On Monday, Pence told Fox News host Sean Hannity: “I know the media wants to distract from the Biden administration’s failed agenda by focusing on one day in January. They want to use that one day to try to demean character and intentions of 74 million Americans who believe we could be strong again and prosperous again.”

Berman accused Pence of “telling it like it isn’t.”

“The media wasn’t chanting, ‘Hang Mike Pence,'” Berman said. “The insurrectionists were.”

“Pence makes it seem like this is some matter for Architectural Digest,” Berman added of the insurrection, referencing the vice president’s comment in the Hannity interview that, “It was a problem for the Capitol building on Jan. 6.”

CNN also played a clip from Pence’s interview in which he said he has a “strong relationship” with Trump and that they “parted amicably.”

Political commentator S.E. Cupp called the former vice president’s comments “grating.”

“The whole thing sounds a little delusional, not just the way he talks about Jan. 6, but also ‘parting amicably’ with the president,” Cupp said. “The president has been trashing him. He might be saying we’re in a good place, but per usual the loyalty flows one way. Trump is not returning the favor.”

“So you have to wonder … what is this for?” Cupp added. “Does he still want to raise money? Does he want influence? Does he think he’s to running for president someday? There are no natural Mike Pence voters. He lost Republicans like me who felt betrayed by Mike Pence for not being a stop-gap. And I think the Trump loyalists will never trust Mike Pence. Who is left? Who is clamoring for more Mike Pence? So this strategy, if you can call it one, makes very little sense to me.”

Host Brianna Keilar responded that by appearing on Hannity’s show, Pence was obviously attempting to court Trump loyalists.

“In a logical world, what would happen is, Trump would apologize to Pence,” Keilar said. “Instead, it’s Mike Pence — as so may Republicans who decided to break with Donald Trump a little bit around the insurrection — he’s now sucking up. He’s on full suck-up mode.”

Watch it below.

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Tucker Carlson and Naomi Wolf Blasted for Claiming No One ‘Moralized’ Against HIV/AIDS Patients in the ’80s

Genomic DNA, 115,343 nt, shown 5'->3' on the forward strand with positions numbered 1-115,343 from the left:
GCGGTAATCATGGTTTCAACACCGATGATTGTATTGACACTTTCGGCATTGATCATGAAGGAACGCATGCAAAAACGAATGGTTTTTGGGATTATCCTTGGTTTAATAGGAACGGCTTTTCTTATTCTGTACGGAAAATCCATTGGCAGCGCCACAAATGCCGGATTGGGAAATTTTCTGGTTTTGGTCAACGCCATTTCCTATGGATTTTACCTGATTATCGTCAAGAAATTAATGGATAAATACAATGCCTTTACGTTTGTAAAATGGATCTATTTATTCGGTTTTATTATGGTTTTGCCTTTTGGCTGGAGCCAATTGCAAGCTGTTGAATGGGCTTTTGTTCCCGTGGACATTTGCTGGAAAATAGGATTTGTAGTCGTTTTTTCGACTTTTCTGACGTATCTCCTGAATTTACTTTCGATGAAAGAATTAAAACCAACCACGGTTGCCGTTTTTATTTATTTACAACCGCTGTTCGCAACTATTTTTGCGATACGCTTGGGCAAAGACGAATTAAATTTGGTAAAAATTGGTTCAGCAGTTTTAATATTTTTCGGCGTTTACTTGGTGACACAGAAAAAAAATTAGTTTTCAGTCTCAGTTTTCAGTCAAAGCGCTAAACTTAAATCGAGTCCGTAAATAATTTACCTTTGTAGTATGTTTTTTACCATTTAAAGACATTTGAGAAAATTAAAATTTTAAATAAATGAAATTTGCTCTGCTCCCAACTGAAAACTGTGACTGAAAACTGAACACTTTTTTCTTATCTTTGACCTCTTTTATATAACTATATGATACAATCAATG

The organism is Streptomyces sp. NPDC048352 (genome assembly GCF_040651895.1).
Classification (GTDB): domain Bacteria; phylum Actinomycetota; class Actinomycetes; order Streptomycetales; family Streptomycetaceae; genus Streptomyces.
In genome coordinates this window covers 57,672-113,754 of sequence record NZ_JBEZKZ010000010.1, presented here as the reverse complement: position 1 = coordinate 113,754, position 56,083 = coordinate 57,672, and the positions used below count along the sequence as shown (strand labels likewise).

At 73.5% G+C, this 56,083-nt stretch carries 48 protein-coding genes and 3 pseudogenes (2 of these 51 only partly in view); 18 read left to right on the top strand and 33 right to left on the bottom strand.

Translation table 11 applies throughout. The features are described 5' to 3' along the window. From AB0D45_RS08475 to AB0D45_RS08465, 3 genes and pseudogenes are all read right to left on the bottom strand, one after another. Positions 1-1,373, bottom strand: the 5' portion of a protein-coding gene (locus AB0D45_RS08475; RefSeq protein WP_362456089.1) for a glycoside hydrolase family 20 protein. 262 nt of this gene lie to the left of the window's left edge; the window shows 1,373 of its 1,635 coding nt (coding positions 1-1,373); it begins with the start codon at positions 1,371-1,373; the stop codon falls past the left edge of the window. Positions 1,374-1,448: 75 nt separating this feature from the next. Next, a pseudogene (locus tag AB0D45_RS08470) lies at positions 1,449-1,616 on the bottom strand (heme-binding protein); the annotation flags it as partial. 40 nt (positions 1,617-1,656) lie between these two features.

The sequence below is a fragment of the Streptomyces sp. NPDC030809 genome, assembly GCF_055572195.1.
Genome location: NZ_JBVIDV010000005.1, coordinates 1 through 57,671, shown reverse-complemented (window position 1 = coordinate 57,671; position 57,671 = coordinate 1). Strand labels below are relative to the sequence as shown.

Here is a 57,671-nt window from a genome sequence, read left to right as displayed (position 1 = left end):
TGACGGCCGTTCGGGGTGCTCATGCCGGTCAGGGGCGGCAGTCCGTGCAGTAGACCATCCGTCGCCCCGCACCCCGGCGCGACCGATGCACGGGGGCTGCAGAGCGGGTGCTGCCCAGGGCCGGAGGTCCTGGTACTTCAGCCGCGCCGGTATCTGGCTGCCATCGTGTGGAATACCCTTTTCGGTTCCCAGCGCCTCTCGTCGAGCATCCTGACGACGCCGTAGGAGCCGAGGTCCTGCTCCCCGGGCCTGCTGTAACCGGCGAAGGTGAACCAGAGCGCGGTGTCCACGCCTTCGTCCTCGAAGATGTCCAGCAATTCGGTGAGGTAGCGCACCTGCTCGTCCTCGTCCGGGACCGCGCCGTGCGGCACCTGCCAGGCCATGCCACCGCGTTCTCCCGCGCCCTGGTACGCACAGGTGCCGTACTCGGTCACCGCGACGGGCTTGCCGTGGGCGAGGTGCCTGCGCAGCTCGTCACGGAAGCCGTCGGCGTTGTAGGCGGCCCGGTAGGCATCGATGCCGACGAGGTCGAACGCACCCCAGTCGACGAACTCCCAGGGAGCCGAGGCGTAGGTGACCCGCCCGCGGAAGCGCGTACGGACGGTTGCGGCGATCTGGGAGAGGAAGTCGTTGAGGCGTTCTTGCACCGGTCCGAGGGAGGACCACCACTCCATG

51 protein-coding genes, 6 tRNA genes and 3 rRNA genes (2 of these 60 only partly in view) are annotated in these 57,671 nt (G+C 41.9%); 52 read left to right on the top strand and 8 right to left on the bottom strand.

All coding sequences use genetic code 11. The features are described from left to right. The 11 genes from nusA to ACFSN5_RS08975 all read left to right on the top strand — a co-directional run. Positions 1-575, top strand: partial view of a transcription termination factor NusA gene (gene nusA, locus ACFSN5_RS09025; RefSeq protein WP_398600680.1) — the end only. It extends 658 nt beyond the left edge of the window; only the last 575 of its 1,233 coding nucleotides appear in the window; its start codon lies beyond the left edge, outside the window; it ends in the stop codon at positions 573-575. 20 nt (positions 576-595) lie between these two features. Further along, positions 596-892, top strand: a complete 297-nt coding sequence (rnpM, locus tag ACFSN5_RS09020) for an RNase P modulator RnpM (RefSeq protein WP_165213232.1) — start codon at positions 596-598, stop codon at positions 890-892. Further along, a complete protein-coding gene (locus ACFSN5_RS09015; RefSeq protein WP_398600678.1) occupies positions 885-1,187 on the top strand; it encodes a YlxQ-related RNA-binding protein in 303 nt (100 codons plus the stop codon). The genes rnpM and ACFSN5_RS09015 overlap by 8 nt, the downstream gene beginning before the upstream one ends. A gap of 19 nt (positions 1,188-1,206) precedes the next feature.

Fox News host Tucker Carlson and former-feminist-turned-conspiracy-theorist Naomi Wolf are under fire after comparing the early years of the HIV/AIDS crisis to the condemnation anti-vaxxers are now seeing during the coronavirus pandemic. On Monday they falsely claimed people who contracted HIV/AIDS in the 1980’s were not subjected to “moralizing,” despite the founder of the Moral Majority in 1983 declaring AIDS was “God’s punishment for homosexuals.”

“Sometimes there are medical crises – typhus, cholera, you know, AIDS, polio – but we don’t moralize it, we just get through it,” Wolf, an anti-vaxxer, said on the Fox Nation show “Tucker Carlson Today.”

“We should be going back to American values in which we are responsible for ourselves,” Wolf declared. And she lamented, “now it’s all about, like, ‘What are the infection rates? Who’s to blame? Are the red states to blame or the bikers to blame?'”

Before she was banned from Twitter, Wolf infamously “tweeted that a new technology allowed the delivery of ‘vaccines w nanopatticles that let you travel back in time’; that the Moderna vaccine is a ‘software platform’ that allows ‘uploads’; and that due to face masks, children now lack ‘the human reflex that they when you smile at them they smile back’ and have ‘dark circles under [their] eyes from low oxygen,'” according to Media Matters.

Carlson then began talking about the early ’80’s, when HIV/AIDS was first identified and President Ronald Reagan refused to address or even acknowledge the crisis – much less mobilize – the federal government to combat the disease, while most Americans shunned and discarded people with HIV/AIDS.

Carlson falsely claimed that in the ’80s no one was “blaming people who are dying,” calling it, “like, the ugliest thing you could do,” and then asked: “Why now?”

Wolf replied, “if you don’t moralize it, you can’t gain control over an entire free society,” suggesting that’s why those who have been vaccinated are so outraged at those who refuse to protect themselves and others and are causing the pandemic to rage on.

“I think the AIDS crisis, HIV crisis, is a perfect model of how different the expectations are now,” Wolf claimed, “because I remember that time.”

Many are expressing outrage:



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‘See What Happens’: White House Refuses to Guarantee Trump Will Accept Election Results – Then Offers Reason He Won’t



White House press secretary Kayleigh McEnany refused to guarantee President Donald Trump will accept the election results, instead saying he would “see what happens,” and then “make a determination” what to do.

“The president has always said he’ll see what happens, and make a determination in the aftermath,” McEnany told a reporter Wednesday afternoon.

Claiming he “wants a free election, a fair election,” McEnany said Trump wants “confidence in the results of the election.” Trump has been doing exactly the opposite: working to ensure the election is not free or fair, ad that the results will be questioned – especially if he loses.

But then McEnany tried to sow doubt on trusting the election results.

“You have states like Nevada doing mass mail out-voting, to their voting rolls, and when they tried this in the primary it was a massive failure, ballots were piled up in trash cans, ballots were pinned to apartment dart boards. And with that being the system the president wants to take a hard look at this and make sure that these are fair election results and not subject to fraud.”

NCRM could find no reports of ballots being “pinned to apartment dart boards.” Fox News had one story about Nevada’s Republican former Attorney General claiming ballots were found in trash cans.

Two weeks ago the Trump campaign sued Nevada over its decision to try to expand mail-in voting.